Seriously. No more hanging out on Whyte Avenue on a Saturday night looking for a little, shall we say, evening diversion. People know who you are now, and if you like to go to the bar, chances are everyone will be expecting you to pick up the tab because everyone knows you now make six figures! And they have these things called camera phones now. No, instead of karaoke, you’ll be attending awards ceremonies for your riding high school, or scarfing down a pyrogy supper at the local Ukrainian hall, or reading Dr. Seuss to schoolchildren. You will be invited to a lot of things, and you will not turn down any invitation in your riding. If you want to be re-elected, you will attend every event that is likely to attract more than a half-dozen people. Voters will want to meet you, buttonhole you about trivial matters, size you up, take pictures with you, get 100th birthday certificates for their grandmother from you, etc. etc. This is now your life. Oh, and cancel your Facebook account. It is guaranteed that at some point, one of your will not be able to resist the urge to post something ‘funny’, like: “Attending the Holocaust remembrance ceremony. Couldn’t I just have stayed home and watched Schindler’s List?” See how some people may not find that funny?

2. You may think the next election is four years away, but the campaign starts now. Most of you won by fluke, without really trying. That won’t be the case next time. In 2019, you will have to mount a REAL campaign. You’ll need a constituency organization, and money for the next campaign. And you will have to help raise it! So get started. Now.

3. You’ll need an office, and someone to run your office. I can’t emphasize enough how important it will be to have a solid office.I had a two excellent assistants in my time who always made me look good, and I never worried about anything in my office.People will come to you with problems, and expect you to clear them up. Well, not you, but your executive assistant, or whatever bloated title you want to give them. Resist the temptation to give this job to your sister because she can type fast, or your brother because he really seems lost right now and needs some direction, or anyone you’re friends with. This is no doubt your first hiring experience, so don’t blow it. All it takes is one messed up situation where you EA does a terrible job, and word gets around the community that you’re useless.

4. Your first thoughts upon winning may be about being in the Legislature. It’s a proud moment when you take your seat for the first time, but in reality, being in the Leg is the least of your worries. None of you are (is?) cabinet material (hey, just being honest here). Your job, while the legislature is in session, will be to sit in your cushy chair (very comfortable, by the way) and look attentive if the camera happens to catch you. You will not have to answer questions during Question Period; your role during ‘QP’ will be to thump your desk in support of whatever half-assed answer comes from a minister. You will be allowed to ask questions, but if you follow the PC template (and I hope to God you do not), your question will be a harmless ‘puffball’, as we used to call them, for which the minister will have the answer already prepared. You will be allowed to give a private member’s statement (known as a PMS… I’m serious about this) about a topic of your choice. And if you want to enter into the debate on, say Bill 22, The Pork Producers Organization Reorganization Act, feel free. Otherwise, your job will be to sit down and shut up. During evening sessions, your job will be to fill the seat to maintain a government majority, so feel free to work on your World of Warcraft skills. Just make sure no one is looking down from the gallery at your laptop.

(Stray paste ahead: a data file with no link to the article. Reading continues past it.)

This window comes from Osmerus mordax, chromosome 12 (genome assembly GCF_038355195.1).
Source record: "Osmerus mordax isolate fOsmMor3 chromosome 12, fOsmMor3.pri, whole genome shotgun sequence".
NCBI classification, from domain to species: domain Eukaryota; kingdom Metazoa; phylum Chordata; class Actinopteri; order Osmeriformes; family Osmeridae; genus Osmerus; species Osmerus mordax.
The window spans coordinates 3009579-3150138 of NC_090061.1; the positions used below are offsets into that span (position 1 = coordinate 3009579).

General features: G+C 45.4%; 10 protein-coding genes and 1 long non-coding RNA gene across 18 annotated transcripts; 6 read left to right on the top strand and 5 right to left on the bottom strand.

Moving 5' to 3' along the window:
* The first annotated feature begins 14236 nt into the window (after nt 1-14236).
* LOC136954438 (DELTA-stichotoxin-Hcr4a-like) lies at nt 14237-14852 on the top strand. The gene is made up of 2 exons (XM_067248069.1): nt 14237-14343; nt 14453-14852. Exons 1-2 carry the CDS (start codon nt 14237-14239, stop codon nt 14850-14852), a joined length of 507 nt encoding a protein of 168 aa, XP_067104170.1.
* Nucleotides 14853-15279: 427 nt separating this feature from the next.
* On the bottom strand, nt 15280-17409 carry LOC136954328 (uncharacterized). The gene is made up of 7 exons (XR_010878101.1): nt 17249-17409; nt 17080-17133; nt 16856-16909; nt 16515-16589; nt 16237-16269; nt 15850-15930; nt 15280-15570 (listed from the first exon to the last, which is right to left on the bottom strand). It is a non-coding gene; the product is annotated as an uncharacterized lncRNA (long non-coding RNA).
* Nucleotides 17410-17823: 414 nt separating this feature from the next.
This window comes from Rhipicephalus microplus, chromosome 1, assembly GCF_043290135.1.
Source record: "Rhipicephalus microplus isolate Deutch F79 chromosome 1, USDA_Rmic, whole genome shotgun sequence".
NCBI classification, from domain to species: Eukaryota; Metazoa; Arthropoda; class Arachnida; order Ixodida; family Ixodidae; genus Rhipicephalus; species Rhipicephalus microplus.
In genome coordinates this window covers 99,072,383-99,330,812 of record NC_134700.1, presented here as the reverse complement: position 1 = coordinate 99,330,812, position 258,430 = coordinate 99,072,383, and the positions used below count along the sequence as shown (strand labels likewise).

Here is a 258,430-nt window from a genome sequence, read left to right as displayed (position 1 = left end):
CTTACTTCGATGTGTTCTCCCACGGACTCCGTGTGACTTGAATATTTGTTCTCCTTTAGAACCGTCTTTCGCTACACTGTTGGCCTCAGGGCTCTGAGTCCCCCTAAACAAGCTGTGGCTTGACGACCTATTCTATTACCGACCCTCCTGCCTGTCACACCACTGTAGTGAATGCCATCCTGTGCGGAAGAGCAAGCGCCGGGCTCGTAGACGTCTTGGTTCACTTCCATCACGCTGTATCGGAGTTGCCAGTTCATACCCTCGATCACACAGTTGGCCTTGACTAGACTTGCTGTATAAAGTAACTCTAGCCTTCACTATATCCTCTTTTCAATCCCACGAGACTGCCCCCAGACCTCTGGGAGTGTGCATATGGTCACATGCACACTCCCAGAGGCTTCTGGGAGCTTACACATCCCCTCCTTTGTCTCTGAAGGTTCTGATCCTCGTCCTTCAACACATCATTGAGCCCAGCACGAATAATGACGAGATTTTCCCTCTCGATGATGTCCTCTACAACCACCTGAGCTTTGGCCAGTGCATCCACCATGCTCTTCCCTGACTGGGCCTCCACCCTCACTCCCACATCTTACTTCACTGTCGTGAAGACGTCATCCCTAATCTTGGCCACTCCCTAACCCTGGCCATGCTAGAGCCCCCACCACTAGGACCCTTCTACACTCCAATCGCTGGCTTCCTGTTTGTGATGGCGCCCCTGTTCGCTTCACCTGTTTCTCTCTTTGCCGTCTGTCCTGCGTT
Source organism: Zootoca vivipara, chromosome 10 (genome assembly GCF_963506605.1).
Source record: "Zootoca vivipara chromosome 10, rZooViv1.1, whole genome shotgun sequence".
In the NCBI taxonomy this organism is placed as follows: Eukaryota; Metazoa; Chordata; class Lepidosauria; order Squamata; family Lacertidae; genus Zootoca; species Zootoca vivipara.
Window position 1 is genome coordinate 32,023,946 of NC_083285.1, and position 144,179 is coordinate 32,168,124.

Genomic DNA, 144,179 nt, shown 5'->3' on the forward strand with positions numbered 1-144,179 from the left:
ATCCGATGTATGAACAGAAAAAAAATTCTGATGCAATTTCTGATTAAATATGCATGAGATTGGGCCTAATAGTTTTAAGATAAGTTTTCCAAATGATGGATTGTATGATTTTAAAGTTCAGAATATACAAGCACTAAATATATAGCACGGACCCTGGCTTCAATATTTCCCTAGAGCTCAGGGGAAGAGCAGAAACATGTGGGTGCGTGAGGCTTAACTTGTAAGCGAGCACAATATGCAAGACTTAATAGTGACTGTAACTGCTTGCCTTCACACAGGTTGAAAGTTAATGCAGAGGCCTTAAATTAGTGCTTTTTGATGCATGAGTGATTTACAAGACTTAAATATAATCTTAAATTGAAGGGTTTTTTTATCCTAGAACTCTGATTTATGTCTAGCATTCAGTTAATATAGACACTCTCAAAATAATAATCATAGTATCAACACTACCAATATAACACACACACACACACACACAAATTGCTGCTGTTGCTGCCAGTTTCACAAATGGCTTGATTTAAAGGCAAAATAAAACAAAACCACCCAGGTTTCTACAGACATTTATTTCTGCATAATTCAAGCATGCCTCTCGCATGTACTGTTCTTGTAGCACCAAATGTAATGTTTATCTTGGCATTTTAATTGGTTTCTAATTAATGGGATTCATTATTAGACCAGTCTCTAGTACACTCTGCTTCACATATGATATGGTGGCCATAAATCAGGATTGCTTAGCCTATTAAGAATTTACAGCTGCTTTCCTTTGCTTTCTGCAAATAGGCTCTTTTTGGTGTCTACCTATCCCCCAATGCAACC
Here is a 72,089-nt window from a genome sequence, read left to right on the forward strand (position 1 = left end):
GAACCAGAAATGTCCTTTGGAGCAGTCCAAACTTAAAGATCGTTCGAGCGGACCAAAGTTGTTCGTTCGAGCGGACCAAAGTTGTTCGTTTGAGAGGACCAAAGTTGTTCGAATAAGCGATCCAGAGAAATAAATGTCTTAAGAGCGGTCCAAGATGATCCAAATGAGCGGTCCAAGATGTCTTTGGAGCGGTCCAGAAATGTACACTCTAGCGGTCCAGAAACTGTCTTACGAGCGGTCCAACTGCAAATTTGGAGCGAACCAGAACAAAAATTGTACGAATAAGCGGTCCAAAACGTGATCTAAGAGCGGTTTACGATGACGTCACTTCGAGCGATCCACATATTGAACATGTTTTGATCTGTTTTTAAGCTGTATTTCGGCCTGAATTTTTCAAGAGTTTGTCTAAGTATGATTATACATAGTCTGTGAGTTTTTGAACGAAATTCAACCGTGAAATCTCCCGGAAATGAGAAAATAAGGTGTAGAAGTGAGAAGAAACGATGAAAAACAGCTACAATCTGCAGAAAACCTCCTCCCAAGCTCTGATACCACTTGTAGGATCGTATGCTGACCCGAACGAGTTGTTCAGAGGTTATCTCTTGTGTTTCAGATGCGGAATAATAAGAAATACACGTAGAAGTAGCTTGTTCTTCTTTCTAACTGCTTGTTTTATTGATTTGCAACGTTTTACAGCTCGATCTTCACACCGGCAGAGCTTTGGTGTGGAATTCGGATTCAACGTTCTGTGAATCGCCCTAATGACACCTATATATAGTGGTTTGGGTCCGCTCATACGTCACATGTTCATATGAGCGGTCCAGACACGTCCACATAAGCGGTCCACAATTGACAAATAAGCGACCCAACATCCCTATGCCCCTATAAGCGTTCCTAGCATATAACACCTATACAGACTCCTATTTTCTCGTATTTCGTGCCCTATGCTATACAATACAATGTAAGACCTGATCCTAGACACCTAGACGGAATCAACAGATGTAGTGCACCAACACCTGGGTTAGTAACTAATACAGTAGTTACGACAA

5. You will have to attend committee meetings. And you will find these agonizing. There are umpteen committees that examine bills and government policy before they get to the legislature floor, and you will be assigned to many of them. They are so boring, you’ll be longing for the days when you used to sit stoned in your film studies class, watching Citizen Kane for the fifteenth time. It is during committee meetings when you will rue the day the NDP organizer asked you to run as a paper candidate with no chance of winning. Lying bastard.

6. Guys, you will have to buy some nice suits, and learn how to tie a tie. Judging from what I’ve seen as a suit salesman, this may be your biggest challenge. Come on by and see me.

7. You will put on weight. You’ve heard of the Freshman 15, or its modern equivalent, the Freshman 40? If refers to weight freshman college students put on in their first year. Well, same thing. You will be attending a LOT of dinners, sitting through a LOT of meetings, and being fed a LOT of food. You will find it hard to turn down free food (many of you were, or still are, students, so free food will be as irresistible as free beer). If you don’t believe me, just look at Brian Mason. Oh, by the way, there is an event called the ATCO Blue Flame Kitchen Christmas event. Do NOT miss this. Best feedbag in the province, guaranteed.

8. You will be coddled by the legislature. There is an organization called the Legislative Assembly Office, the LAO. It is made up of the most professional, patient, expert civil servants you will ever run across. They will set up everything for you, and if you have a problem, just call. They’re great.

9. Also great are the pages in the legislature chamber. They’ll bring you coffee or tea or Coke (but not coke). Always very polite and professional, the cream of the high school/college crop.

10. Always remember that no matter how hard you work, no matter what a great job you do as an MLA, you may be turfed in four years’ time, just the way some of you turfed very good, very hardworking MLAs. And there will be times when you hate, hate, HATE the job, and wonder why you ever got involved. During those times, remember these three little words …. six figure salary!

So, kids, enjoy. If you need any advice, I’m here to help.